30 Projects.

Yesterday, I was sitting in B&N for what felt like hours digging through digital photography books, trying to absorb as much information about manual settings, f-stops and the like as I could. I even got in a cool conversation with another guy who needed some help with macro shooting (and I actually helped him!). When I spend time at B&N, I usually pick up 5 or more books on the same subject so I can compare and contrast their awesomeness. And this book won. People Pictures: 30 Exercises for Creating Authentic Photographs by Chris Orwig. This book contrasted greatly from the other textbook-like books I had in my pile. Instead of the usual objective approach, Chris uses one that is meant to touch the heart, to humble us as photographers, and to help us use our photography to enrich our souls and the souls of others.

This book is, as you may have realized by the title, a book of exercises that are meant to help photographers take great “people pictures”. Chris Orwig’s main focus is honesty, creating photos that capture the truth about a person. He writes this book in a humble and realistic style, far from that of your usual photography instruction books. I have the impression that he wants his readers to not only grow as photographers, but as people, and I really appreciate that.

There are five main sections of the book:

  • ”            Section I – The Foundation begins with discussing the thoughs, ideas, and concepts that develop the groundwork and set the stage of your photography practice.
  •             Section II- Tell as Story focuses on how we can create pictures that have substance and are filled with a narrative arc.
  •             Section III- Connect explores the importance of makin ga personal connection with the subject of your frame.
  •             Section IV- Practice Makes Perfect is where you will put your shoulders to the grindstone to hone your skills and try out a variety of formats and techniques.
  •             Section V – Making it Your Own provides you with an opportunity to develop your photographic voice by working on more challenging and rewarding projects. “

I’m excited about starting this book, I do the first exercise, Three Chords and The Truth, today with my sister. It’s a pretty simple exercise that is meant to go back to basics and use as little gear as possible. He puts a lot of emphasis on simplicity, which is probably another reason I’m really excited about this book–the other photography books were overwhelming.

So, I am going to try to blog about every exercise I finish as I go. Keep me accountable! I’ll let you know how the first exercise went soon!


Teaching Myself By Teaching You Part III: Simple ISO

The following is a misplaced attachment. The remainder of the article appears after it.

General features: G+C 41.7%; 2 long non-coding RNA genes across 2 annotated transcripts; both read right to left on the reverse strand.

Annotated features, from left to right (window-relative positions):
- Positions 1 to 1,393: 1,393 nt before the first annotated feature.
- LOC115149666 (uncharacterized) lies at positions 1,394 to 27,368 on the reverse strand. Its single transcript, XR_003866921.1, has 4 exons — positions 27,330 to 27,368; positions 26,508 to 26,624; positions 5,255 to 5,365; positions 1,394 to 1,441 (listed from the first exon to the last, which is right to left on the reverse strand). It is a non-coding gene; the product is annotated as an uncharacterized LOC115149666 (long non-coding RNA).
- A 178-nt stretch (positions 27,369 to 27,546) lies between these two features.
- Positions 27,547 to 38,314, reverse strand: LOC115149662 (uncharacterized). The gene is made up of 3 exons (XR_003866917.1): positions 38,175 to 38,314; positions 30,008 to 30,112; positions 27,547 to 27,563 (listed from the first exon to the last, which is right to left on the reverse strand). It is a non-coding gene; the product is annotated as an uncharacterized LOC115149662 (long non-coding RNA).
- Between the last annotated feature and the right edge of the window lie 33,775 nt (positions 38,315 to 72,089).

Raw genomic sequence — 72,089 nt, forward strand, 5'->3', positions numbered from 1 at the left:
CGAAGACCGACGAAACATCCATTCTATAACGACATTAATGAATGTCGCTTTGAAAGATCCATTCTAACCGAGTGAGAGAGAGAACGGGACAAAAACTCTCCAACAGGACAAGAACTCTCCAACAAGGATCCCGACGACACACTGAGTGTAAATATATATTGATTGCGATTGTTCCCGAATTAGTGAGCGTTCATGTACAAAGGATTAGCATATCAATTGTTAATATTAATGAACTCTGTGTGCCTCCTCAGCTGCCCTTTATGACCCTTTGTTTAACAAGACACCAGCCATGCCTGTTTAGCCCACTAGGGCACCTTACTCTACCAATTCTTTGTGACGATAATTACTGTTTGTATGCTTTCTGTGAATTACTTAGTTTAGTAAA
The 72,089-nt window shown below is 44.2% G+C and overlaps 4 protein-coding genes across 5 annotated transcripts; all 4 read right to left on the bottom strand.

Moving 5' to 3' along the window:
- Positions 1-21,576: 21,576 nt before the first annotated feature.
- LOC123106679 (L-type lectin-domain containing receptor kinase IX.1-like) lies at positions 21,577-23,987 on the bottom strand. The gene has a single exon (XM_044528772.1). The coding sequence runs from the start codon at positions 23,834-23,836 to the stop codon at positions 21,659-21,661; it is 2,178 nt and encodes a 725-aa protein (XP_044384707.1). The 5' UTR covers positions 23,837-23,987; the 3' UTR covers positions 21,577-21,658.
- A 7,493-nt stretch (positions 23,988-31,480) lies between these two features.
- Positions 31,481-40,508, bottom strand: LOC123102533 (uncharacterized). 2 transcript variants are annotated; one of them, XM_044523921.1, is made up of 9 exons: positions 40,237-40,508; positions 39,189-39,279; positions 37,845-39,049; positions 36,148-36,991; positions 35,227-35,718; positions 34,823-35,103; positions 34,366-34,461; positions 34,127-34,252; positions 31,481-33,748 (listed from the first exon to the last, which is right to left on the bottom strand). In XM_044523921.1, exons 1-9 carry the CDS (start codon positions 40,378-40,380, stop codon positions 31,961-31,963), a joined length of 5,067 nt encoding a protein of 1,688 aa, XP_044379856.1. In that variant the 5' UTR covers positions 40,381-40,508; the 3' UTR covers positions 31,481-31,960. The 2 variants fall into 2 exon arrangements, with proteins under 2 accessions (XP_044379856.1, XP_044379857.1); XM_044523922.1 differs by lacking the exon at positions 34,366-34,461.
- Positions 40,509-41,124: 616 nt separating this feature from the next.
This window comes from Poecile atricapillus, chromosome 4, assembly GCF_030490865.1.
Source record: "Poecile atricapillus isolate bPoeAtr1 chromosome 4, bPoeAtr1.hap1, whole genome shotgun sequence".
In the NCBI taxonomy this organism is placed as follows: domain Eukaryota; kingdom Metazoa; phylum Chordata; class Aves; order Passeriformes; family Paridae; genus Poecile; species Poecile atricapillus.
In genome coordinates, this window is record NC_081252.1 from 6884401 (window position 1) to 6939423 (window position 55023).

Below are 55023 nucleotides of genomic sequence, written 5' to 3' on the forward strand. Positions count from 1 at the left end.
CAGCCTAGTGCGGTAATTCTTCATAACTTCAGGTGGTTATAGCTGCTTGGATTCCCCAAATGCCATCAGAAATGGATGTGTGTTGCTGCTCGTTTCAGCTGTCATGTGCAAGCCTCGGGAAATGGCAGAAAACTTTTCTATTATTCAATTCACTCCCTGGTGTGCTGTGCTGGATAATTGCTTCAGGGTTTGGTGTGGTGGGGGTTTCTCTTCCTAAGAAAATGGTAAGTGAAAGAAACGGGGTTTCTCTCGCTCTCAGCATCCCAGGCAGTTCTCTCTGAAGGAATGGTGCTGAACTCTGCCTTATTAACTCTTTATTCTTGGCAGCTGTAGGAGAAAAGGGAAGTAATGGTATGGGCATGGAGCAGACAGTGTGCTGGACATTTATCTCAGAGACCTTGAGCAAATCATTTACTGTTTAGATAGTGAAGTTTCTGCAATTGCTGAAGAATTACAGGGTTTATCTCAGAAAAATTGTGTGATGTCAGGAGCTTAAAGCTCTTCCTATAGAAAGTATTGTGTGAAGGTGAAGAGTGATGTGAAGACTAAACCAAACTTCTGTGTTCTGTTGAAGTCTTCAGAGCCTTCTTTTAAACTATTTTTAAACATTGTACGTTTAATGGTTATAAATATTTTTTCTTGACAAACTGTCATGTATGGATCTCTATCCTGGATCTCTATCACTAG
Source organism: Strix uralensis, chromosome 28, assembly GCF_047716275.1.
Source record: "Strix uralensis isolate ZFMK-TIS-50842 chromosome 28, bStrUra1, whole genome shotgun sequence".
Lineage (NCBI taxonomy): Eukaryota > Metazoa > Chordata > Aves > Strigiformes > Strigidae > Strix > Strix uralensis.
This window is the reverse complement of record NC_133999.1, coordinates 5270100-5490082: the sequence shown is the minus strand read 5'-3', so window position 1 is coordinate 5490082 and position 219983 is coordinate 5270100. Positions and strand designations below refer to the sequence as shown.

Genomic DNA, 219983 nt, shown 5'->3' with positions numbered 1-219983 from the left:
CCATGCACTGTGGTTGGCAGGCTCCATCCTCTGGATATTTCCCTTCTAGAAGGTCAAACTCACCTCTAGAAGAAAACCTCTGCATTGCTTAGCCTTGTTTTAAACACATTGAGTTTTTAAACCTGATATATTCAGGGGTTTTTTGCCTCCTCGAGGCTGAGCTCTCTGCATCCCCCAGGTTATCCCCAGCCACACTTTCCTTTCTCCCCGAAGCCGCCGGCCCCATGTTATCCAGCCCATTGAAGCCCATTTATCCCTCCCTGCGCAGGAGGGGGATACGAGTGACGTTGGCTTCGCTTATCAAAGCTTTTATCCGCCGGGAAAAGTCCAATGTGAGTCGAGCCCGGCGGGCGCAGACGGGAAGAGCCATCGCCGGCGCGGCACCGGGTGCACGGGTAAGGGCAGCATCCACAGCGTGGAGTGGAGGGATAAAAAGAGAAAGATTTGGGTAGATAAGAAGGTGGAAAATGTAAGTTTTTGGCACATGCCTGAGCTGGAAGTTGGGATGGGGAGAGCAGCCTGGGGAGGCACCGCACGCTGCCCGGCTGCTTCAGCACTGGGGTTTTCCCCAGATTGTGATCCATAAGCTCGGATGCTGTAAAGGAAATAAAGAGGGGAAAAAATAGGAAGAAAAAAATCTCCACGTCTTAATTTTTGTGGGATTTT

It’s pretty simple, ISO. If you’ve ever used film, you probably already know what it is, but to the digital crowd, its definition may be a little hazy. For me, all I knew was: Low ISO=clear photo , High ISO=grainy photo.

So let’s look a bit deeper into what ISO really is.

For a DSLR, the ISO represents the light sensitivity of the image sensor. “In terms of film, ISO is used as a rating system to tell you how sensitive the film is to light, or how fast the film is.  The lower the ISO number the more time the film needs to be exposed.  The faster the ISO film speed, less light is required to take a picture.” (here.) 

Digital cameras generally measure ISO in doubling increments (from low to high: iso200, iso400, iso800, iso1600) where a low ISO will provide a clearer photo, and a higher ISO will provide a “noisy” or grainy photo. Why would you want a grainy photo? Well, in certain cases, lighting is too low to capture a clear photo, so a higher ISO is necessary.

For example, I went to my city’s “Occupy WallStreet” general assembly a month and a half ago in order to take a few shots. The meeting took a few hours, and by the time it was over, the sun was long gone. Taking photos in a setting where the lighting is quickly diminishing, such as dusk, forces me to alter ISO in order to still be able to capture decent photos (I didn’t have my Speedlight on me).

This photo was taken using ISO400, it was kind of an overcast, dusky time of day.

But as the light diminished, I had to hike my ISO up to 800, then to 1600. Below is what an ISO1600 photo looks like:

Yay grainy! From my experience, ISO helps you to capture movement a little clearer in dim light. This crowd obviously could not stay still and the light was almost gone, so ISO1600 really was the only option. Good news is, there are programs out there that are especially made to get rid of that annoying “noise.” I just do not own anything like it. Honestly, the only thing I’ve ever done in order to make my grainy photos look a little clearer is upping the contrast and maybe using a sharpening mask.

If you find any cool, (even affordable!), programs that can help with the loud noise, let me know!

So What is ISO?

“ISO is a standard telling you how sensitive your film/digital sensor is to light.

  • Higher the ISO, the more sensitive the film/sensor is to light.
  • ISO speed affects allowed aperture and shutter speed combinations.